Obstacles are placed in front of Ed, both the
character and the show. First, Ed's dream girl,
high school teacher Carol, is married. Her jerk of
a husband (shades of "Nurse Betty") was Ed's
high school English teacher and is now doing a
combination of writing and ignoring Carol.
The show is going to have bigger troubles.
however. Going up against "The Simpsons" in its
rookie year is not going to be easy. The show
should be paired with "Will and Grace" to com-
plement each other's acerbic wit.
And the show has to deal with standard prob-
lems before it can be a smash. Nobody in the cast

is a star - the most recognizable name is
Executive Producer David Letterman. Also, what
to do with the love combo of Ed and Carol is dif-
ficult. They must balance the romance and sexu-
al tension without making it a tired story (i.e.
Daphne and Niles on "Frasier").
Tom Cavanagh, as the lead actor, has the pres-
sure of leading the cast, but the smart writing and
the supporting cast are very promising. Phil
(Michael tan Black) is the Michael Richards of
the cast, producing many of the bowling alley/law
office laughs. Shy Shirley is a character that
needs to be developed, but high school student
Warren, Ed's rival for Carol's attention (a clever
reference to "Rushmore," as long as it's not made
a standard part of the show) can hold his own
when school scenes are needed. Even the con-
stantly changing nannies for the token adorable
baby (if the show lasts, more than Murphy
Brown's secretaries) lend their knowledge of
Peter Paul & Mary. What's most amazing,
See ED, Page 9

Fridays at 9 p.m.

(Ethan Embry,
"Can't Hardly
Wait"). But first,
the backstorv: It
seems two years
before the show
starts, Derek's
twin brother
Adam started - a
Website called
to investigate
supernatural phe-
nomena. Derek is
not really interest-
ed in the occult,

freaky-ness occurs two years later.
Derek gets an e-mail containing video
footage of Adam at an ATM.The video
was shot just two days ago. Freaky!
Now Derek has a new quest: Find out
exactly what happened to his brot*
(Wow! It's just like Fox Mulder's searc
for his abducted sister! Freaky. coinci-
dence!) He gets help from Adam's ex-
fiancee Chloe (Lisa Sheridan). She tells
Derek about the case Adam was working
on before he "died," which involved the
strange disappearance of some early
American settlers. Chloe also reveals
that she too received an urgent phone
call the day ofAdam's death and she also
had a spooky vision. Did somebody
Fox is hyping the connection between
"Freakylinks" and "The Blair Witch
Project," so if you're looking for Blair-
Witch-esque moments, you'll find them.
Does "Freakylinks" have several min-
utes of home-movie type footage ?Yes, it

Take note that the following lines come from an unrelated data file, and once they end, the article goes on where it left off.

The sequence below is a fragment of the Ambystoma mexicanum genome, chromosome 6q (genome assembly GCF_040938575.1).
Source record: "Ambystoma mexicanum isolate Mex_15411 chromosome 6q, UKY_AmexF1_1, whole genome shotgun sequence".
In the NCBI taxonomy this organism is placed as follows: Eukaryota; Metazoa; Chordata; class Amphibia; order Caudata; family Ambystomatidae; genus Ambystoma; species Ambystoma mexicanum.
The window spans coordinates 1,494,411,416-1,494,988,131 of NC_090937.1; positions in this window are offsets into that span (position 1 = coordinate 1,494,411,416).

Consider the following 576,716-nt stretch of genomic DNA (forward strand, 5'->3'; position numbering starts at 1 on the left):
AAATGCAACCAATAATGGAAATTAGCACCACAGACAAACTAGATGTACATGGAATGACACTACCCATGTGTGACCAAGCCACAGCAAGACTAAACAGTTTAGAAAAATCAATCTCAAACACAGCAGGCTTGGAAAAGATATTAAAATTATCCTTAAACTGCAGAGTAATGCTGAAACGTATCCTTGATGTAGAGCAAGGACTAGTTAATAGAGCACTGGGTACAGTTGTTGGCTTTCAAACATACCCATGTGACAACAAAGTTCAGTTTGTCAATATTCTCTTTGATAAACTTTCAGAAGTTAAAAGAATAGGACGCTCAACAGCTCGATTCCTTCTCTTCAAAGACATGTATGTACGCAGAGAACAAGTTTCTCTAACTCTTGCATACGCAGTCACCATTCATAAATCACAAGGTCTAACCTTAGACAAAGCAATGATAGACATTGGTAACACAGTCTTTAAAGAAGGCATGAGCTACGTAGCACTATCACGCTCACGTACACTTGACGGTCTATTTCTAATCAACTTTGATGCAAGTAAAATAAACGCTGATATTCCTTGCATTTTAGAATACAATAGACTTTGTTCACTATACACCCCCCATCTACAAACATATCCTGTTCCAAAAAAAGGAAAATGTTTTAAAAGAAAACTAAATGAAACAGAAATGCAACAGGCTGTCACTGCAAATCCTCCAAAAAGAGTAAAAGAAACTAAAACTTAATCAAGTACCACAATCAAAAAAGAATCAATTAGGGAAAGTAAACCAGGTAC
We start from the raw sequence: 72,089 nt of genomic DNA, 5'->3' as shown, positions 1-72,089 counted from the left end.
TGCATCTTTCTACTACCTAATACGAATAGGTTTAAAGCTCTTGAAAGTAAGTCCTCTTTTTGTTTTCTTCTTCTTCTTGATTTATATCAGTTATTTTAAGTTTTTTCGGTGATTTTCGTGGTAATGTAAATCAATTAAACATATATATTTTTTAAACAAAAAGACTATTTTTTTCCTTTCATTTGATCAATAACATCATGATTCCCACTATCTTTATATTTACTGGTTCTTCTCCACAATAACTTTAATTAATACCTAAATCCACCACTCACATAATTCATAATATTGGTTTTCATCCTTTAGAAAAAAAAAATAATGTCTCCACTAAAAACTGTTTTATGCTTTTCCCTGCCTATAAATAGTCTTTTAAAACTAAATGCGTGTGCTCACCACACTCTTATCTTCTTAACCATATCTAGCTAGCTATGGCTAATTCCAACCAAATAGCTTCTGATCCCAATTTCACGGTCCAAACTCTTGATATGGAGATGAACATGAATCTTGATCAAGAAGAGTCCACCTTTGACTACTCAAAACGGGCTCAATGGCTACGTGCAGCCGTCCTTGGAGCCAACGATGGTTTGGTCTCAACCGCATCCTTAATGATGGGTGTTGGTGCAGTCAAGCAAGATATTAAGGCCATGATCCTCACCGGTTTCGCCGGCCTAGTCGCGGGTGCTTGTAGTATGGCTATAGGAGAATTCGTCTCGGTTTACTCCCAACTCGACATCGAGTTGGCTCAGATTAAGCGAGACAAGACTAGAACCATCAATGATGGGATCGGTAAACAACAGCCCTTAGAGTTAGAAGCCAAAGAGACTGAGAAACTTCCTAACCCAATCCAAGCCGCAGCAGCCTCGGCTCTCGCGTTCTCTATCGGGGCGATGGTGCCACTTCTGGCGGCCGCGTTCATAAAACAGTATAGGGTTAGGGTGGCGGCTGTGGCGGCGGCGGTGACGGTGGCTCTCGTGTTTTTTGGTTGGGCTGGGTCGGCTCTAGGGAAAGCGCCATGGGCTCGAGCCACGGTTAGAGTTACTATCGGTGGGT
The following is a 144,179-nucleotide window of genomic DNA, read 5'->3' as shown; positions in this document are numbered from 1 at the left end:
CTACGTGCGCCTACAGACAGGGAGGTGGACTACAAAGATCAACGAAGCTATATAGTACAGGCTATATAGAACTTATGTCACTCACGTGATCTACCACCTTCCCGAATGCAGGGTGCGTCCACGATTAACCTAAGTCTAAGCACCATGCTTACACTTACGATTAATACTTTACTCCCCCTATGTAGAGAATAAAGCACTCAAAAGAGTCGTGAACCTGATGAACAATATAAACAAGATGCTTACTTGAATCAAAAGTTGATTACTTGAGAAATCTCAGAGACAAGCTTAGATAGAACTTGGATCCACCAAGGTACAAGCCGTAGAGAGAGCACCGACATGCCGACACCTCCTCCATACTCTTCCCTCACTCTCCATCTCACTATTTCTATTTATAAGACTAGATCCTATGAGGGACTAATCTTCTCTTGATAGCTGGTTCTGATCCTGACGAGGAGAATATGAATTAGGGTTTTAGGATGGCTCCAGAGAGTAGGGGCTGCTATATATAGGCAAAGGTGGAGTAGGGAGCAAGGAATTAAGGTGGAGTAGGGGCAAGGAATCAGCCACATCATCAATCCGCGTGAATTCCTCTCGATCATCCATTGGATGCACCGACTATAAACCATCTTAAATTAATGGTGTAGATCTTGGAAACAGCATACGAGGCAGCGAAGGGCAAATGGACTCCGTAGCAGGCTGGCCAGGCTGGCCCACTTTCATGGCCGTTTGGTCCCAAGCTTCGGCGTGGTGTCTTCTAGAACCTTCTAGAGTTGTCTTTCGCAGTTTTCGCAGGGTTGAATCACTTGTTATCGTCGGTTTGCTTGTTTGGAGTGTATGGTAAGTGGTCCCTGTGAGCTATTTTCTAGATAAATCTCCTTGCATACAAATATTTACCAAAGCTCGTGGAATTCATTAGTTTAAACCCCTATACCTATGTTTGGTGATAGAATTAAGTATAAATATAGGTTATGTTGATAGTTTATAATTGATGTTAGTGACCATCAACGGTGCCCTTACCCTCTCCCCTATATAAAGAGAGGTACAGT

does. How about spooky footageshot in
the woods? Yep, got that too. Whtat about
someone breathlessly remarking, "I'm
so sorry, I'm so sorry?" Why *
"Freakylinks" has that as well. I've never
even seen "Blair Witch," and 1 still
caught these similarities. There are also
some X-Files-esque moments on
"Freakylinks." They don't have a
Tobacco-Chewing Man or a Coffee-
Drinking Man, but they do' have an
Insane-Man-with-Tattoos named Vince
Elsing (Dennis Christopher). Vince is a
psychiatric patient who seems to know
exactly what happened to Adam, but he
is reluctant to give details because, w
then there wouldn't be a show. Of cour
there's the whole searching-for-a-sibling
plot of the show. At least'"Freakylinks"
refrains from using Mulder-and-Scully
sexual tension between Derek and Jason.
But maybe I shouldn't speak so 'soon.
"Freakylinks" did have some scary
moments, but mostly it borrowed
moments or moments too implausible to
suspend disbelief. In a couple of months
"Freakylinks" will probably end upj
like Adam. However, unlike Adam, there
won't be much mystery as to shy
"Freakylinks" disappeared.


L n
Color & Design Group


but he agrees to work for Adam because
Derek is "a surfer trying to keep Corn
Flakes on the table" (Derek's a surfer.
Adam's a web-surfer. Get it'?) One night
Derek is talking to a hot girl at a- strip
club while investigating a case involving
exploding lap-dancers (I kid you not).
He gets a call from Adam, who is in need
of help. Derek blows him off because,
well, he's talking to a hot girl at a strip
club. Derek then.looks in a mirror, has a
strange vision and later finds Adam dead
in bathtub filled with pinkish-colored
water Freaky.
Derek feels somewhat responsible for
his brother's death, so he decides to carry
on with Adam's work. He keeps the
Website going, but changes its name to
"freakylinks." Derek, for whatever rea-
son, thinks the new name is much cool-
er and not cheesy at all. He gets help
from his suave new partner Jason
(Karim Prince) and the geeky
Webmaster Lan (Lizette Carrion}.
Everything is going smoothly until more